Subject: Hitchhiking Bee?
Location: Andover, NJ
April 22, 2014 5:38 am
I am hoping that you might be able to shed some light on this very peculiar behavior. I was photographing bees in our yard yesterday (our cherry trees just started blooming) and was excited to see my first carpenter bee of the season – then I realized that he had a passenger. The second bee was hanging tight to the carpenter’s back. The carpenter traveled around to some daffodils, seemingly not bothered by the passenger. Then, a third bee (and third species from what I could tell) flew in and appeared to attack the first bee. All three bees separated and flew off. The carpenter didn’t appear to be injured.
I’ve never seen anything like this and really hope that you might be able to tell me what it all meant.
Signature: Deborah Bifulco
We must confess that we are uncertain what is going on in your images, which are quite detailed. The Eastern Carpenter Bee is a male as evidenced by his light face. We will send your images to Eric Eaton to see if he can identify the hitchhiking bee and to see if he has any idea what this behavior indicates.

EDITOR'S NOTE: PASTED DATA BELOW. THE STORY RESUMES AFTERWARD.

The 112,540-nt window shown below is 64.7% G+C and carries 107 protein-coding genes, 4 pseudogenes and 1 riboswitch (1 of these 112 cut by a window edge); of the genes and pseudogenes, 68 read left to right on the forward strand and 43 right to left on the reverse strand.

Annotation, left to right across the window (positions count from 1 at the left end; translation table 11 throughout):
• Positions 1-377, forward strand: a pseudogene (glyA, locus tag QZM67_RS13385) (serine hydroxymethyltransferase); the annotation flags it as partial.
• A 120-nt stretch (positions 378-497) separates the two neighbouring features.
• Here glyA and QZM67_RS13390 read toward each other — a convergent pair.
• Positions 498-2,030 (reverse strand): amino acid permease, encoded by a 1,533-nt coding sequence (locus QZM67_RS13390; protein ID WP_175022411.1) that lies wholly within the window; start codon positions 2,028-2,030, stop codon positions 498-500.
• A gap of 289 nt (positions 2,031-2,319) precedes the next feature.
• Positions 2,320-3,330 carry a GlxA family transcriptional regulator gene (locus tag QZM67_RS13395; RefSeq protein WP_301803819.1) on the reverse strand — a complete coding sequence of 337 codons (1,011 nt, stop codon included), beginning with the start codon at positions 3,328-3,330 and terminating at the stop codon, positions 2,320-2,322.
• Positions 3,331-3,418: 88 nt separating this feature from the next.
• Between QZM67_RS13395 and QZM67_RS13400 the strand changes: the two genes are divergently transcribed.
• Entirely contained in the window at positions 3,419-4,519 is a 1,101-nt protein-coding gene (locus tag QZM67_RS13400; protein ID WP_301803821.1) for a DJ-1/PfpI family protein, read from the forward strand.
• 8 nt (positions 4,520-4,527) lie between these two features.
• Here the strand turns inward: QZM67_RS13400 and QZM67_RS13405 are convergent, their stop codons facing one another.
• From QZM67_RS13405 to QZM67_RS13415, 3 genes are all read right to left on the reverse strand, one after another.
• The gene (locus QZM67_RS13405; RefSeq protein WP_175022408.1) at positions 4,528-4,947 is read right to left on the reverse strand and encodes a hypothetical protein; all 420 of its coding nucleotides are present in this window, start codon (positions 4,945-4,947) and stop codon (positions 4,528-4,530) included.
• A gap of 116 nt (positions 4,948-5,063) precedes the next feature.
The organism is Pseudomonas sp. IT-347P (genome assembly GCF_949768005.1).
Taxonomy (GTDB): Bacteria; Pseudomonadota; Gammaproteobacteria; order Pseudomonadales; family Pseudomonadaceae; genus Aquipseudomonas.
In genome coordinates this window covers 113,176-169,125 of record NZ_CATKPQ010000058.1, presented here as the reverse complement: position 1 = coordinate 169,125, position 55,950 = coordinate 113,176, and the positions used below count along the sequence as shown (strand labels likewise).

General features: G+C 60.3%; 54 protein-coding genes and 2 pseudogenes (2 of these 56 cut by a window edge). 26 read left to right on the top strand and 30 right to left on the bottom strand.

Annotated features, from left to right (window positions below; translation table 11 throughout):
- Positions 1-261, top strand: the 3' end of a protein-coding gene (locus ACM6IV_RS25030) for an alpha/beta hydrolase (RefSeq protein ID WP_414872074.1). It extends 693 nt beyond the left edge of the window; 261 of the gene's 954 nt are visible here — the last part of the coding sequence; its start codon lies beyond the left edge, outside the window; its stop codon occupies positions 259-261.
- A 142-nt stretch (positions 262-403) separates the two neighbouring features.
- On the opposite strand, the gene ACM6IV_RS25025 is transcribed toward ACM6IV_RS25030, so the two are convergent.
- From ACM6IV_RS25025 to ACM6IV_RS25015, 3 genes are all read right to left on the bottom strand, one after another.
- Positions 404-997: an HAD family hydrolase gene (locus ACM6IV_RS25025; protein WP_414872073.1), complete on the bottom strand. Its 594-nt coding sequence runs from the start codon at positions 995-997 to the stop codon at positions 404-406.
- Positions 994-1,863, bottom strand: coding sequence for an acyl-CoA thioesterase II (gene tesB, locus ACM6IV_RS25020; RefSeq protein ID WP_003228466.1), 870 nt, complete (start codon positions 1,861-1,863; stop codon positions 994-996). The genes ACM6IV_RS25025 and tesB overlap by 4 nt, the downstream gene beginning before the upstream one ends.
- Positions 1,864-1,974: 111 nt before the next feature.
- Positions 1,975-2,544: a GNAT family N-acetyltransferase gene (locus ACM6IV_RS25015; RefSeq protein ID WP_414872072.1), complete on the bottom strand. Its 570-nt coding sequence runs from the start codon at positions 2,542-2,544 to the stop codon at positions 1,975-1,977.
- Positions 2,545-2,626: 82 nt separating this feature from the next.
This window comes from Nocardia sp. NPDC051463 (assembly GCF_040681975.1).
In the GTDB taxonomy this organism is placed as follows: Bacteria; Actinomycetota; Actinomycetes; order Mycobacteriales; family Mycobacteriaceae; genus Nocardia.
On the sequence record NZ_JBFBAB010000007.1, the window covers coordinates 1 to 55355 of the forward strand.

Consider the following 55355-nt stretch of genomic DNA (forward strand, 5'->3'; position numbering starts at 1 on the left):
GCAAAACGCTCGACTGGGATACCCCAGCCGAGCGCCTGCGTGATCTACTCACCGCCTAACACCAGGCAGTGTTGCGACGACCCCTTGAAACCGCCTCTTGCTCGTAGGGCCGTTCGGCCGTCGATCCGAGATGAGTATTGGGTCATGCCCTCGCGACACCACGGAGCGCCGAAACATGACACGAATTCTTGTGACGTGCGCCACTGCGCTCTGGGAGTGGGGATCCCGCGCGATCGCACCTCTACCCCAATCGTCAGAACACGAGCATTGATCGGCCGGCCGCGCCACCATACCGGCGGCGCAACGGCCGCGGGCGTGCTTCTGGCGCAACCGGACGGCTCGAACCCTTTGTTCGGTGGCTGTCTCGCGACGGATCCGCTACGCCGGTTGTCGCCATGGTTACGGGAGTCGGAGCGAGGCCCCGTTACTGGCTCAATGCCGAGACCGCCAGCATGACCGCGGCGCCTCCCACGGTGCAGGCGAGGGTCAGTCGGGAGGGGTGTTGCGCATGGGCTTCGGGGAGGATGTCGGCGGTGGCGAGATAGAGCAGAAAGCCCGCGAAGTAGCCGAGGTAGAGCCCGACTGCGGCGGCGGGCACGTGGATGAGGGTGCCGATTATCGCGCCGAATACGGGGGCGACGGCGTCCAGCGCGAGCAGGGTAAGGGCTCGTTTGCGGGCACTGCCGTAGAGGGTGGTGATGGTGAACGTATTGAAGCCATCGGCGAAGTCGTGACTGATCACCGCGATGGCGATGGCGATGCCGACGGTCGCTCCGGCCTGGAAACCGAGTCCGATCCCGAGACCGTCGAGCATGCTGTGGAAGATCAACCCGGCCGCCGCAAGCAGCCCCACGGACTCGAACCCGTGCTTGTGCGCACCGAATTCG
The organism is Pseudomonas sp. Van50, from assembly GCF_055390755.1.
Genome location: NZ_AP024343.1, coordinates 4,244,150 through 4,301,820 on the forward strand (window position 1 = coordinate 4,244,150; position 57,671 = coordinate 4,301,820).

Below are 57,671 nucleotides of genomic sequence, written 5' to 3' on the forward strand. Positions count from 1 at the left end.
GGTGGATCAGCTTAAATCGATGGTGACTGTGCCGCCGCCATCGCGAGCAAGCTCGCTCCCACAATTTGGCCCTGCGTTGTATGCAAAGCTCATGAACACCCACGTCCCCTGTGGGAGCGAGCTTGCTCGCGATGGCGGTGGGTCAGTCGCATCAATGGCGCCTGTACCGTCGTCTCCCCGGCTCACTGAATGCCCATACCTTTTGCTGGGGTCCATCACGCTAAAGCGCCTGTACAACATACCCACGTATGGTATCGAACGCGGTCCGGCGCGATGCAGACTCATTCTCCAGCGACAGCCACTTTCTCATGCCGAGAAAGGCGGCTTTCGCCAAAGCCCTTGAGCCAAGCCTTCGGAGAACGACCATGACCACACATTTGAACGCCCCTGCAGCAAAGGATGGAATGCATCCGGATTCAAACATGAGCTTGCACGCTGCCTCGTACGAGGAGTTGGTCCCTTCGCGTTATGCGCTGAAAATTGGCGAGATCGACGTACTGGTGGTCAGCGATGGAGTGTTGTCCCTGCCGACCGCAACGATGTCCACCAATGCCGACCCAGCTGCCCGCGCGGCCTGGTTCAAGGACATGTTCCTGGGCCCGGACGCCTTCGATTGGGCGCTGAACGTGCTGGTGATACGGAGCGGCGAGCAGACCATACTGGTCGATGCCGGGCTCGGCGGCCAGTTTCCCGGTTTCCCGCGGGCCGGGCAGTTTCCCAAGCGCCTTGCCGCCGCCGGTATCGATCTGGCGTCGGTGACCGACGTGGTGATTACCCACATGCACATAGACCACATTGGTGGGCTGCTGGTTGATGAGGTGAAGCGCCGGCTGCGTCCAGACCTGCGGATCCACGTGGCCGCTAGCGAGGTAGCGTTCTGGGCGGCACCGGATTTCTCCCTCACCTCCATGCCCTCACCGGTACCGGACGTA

Thanks, Daniel. I am completely baffled by the behavior and the only plausible explanation I’ve been able to come up with is that perhaps the smaller bee was after pollen? Hope Eric can shed some light on it.
By the way, I just got your book and am really enjoying it!
Eric Eaton provides an identification and a hypothesis!!!
Looks like a male Andrena mining bee, perhaps trying to chase the male carpenter bee out of its territory? That’s the only explanation I can think of.